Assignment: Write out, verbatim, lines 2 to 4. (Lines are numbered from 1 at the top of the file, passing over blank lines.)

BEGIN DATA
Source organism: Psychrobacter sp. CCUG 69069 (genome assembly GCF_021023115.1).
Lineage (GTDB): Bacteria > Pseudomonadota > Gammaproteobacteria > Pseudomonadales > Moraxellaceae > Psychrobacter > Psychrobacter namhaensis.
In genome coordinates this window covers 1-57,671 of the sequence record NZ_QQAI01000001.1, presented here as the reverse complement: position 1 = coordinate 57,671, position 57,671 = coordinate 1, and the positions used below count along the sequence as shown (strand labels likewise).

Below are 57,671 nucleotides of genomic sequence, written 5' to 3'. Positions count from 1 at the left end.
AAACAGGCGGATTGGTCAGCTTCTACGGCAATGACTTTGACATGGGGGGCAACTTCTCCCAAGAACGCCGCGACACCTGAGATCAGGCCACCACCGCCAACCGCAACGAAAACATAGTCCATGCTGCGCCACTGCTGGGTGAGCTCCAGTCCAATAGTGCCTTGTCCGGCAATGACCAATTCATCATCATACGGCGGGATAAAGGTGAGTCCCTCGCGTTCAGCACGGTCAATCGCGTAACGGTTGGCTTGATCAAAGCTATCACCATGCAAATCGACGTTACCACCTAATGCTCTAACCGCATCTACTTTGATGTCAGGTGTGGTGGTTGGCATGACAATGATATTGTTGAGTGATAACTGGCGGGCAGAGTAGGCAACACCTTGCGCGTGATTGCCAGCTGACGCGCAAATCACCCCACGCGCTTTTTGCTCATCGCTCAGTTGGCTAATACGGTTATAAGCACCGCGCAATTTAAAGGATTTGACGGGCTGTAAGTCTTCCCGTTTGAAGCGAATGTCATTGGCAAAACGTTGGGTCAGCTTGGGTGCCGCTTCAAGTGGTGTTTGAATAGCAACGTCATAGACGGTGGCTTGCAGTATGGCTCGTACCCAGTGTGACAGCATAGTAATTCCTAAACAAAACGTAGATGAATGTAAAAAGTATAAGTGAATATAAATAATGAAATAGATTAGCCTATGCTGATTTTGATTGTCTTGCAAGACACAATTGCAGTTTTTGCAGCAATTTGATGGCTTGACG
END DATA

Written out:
Lineage (GTDB): Bacteria > Pseudomonadota > Gammaproteobacteria > Pseudomonadales > Moraxellaceae > Psychrobacter > Psychrobacter namhaensis.
In genome coordinates this window covers 1-57,671 of the sequence record NZ_QQAI01000001.1, presented here as the reverse complement: position 1 = coordinate 57,671, position 57,671 = coordinate 1, and the positions used below count along the sequence as shown (strand labels likewise).

Below are 57,671 nucleotides of genomic sequence, written 5' to 3'. Positions count from 1 at the left end.